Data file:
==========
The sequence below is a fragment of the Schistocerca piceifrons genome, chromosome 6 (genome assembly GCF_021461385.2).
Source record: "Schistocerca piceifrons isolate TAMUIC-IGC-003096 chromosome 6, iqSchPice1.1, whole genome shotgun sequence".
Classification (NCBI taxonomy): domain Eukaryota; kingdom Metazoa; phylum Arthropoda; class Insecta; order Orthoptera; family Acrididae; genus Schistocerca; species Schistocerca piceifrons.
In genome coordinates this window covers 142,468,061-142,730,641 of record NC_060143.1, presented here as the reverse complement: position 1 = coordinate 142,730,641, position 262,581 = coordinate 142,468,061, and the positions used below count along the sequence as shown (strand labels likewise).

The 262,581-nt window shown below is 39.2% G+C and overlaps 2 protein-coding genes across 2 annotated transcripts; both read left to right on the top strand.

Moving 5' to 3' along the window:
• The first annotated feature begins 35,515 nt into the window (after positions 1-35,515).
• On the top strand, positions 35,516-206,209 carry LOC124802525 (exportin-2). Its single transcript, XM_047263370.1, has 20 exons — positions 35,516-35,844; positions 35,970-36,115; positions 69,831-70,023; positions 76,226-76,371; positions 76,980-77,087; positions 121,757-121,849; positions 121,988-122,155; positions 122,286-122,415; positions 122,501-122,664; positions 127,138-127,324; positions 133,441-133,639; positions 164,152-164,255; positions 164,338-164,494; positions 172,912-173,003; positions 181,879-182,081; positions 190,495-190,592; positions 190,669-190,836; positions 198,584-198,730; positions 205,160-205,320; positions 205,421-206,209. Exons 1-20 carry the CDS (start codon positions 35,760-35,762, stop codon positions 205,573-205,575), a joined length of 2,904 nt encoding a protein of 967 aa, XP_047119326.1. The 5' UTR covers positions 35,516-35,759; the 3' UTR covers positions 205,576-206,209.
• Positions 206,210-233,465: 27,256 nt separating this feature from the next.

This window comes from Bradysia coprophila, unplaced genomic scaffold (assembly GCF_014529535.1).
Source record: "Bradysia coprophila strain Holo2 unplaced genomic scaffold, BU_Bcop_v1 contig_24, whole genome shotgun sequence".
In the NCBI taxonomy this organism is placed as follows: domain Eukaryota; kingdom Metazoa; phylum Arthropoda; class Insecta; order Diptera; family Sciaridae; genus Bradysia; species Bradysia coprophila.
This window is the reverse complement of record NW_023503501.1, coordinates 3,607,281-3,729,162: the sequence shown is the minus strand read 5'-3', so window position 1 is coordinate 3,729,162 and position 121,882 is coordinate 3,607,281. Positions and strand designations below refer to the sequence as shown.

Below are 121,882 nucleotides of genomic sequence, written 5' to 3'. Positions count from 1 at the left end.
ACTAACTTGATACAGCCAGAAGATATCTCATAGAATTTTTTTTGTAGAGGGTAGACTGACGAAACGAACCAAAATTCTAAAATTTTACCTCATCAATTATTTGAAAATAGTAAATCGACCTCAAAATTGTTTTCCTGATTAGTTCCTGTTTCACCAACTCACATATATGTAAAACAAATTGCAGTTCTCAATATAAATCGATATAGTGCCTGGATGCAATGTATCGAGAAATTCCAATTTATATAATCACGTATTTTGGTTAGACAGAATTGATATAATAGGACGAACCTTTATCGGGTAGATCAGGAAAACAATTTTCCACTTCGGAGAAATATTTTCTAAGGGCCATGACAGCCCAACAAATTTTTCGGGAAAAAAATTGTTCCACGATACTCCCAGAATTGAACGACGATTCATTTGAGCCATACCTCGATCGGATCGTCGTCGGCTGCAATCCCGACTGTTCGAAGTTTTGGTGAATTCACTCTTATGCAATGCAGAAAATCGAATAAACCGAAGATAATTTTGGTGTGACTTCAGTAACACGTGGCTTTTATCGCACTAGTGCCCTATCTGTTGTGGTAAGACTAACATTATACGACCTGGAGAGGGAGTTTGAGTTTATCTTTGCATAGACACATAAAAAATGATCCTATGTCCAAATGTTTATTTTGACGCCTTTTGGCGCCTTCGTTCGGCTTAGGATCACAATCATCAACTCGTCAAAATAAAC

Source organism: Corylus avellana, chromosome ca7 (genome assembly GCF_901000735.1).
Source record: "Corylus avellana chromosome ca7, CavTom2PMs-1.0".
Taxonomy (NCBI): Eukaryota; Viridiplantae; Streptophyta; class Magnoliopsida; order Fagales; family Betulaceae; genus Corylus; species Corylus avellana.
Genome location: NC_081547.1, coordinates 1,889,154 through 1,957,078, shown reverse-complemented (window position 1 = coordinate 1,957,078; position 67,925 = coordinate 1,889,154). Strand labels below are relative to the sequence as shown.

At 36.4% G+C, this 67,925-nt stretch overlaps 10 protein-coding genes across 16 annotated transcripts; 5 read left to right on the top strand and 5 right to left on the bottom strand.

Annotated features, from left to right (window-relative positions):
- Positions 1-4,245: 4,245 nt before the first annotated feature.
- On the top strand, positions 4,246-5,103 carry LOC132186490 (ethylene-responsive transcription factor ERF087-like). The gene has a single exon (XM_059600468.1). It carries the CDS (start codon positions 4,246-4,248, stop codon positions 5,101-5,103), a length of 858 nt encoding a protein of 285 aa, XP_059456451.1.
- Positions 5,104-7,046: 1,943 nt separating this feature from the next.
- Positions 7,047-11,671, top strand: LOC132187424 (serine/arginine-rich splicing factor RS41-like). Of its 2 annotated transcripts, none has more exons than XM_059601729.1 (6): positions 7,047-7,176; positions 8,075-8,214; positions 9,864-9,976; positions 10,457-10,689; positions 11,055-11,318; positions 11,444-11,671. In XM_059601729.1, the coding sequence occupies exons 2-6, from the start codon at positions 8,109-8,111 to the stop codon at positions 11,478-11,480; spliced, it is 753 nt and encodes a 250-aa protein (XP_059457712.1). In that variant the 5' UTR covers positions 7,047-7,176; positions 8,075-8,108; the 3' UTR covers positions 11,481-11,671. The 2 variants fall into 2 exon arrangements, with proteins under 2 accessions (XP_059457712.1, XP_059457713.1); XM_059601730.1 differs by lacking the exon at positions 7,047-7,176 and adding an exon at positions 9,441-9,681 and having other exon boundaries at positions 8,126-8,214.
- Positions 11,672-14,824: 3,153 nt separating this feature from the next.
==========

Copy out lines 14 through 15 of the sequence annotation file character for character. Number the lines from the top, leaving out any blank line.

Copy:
Below are 121,882 nucleotides of genomic sequence, written 5' to 3'. Positions count from 1 at the left end.
ACTAACTTGATACAGCCAGAAGATATCTCATAGAATTTTTTTTGTAGAGGGTAGACTGACGAAACGAACCAAAATTCTAAAATTTTACCTCATCAATTATTTGAAAATAGTAAATCGACCTCAAAATTGTTTTCCTGATTAGTTCCTGTTTCACCAACTCACATATATGTAAAACAAATTGCAGTTCTCAATATAAATCGATATAGTGCCTGGATGCAATGTATCGAGAAATTCCAATTTATATAATCACGTATTTTGGTTAGACAGAATTGATATAATAGGACGAACCTTTATCGGGTAGATCAGGAAAACAATTTTCCACTTCGGAGAAATATTTTCTAAGGGCCATGACAGCCCAACAAATTTTTCGGGAAAAAAATTGTTCCACGATACTCCCAGAATTGAACGACGATTCATTTGAGCCATACCTCGATCGGATCGTCGTCGGCTGCAATCCCGACTGTTCGAAGTTTTGGTGAATTCACTCTTATGCAATGCAGAAAATCGAATAAACCGAAGATAATTTTGGTGTGACTTCAGTAACACGTGGCTTTTATCGCACTAGTGCCCTATCTGTTGTGGTAAGACTAACATTATACGACCTGGAGAGGGAGTTTGAGTTTATCTTTGCATAGACACATAAAAAATGATCCTATGTCCAAATGTTTATTTTGACGCCTTTTGGCGCCTTCGTTCGGCTTAGGATCACAATCATCAACTCGTCAAAATAAAC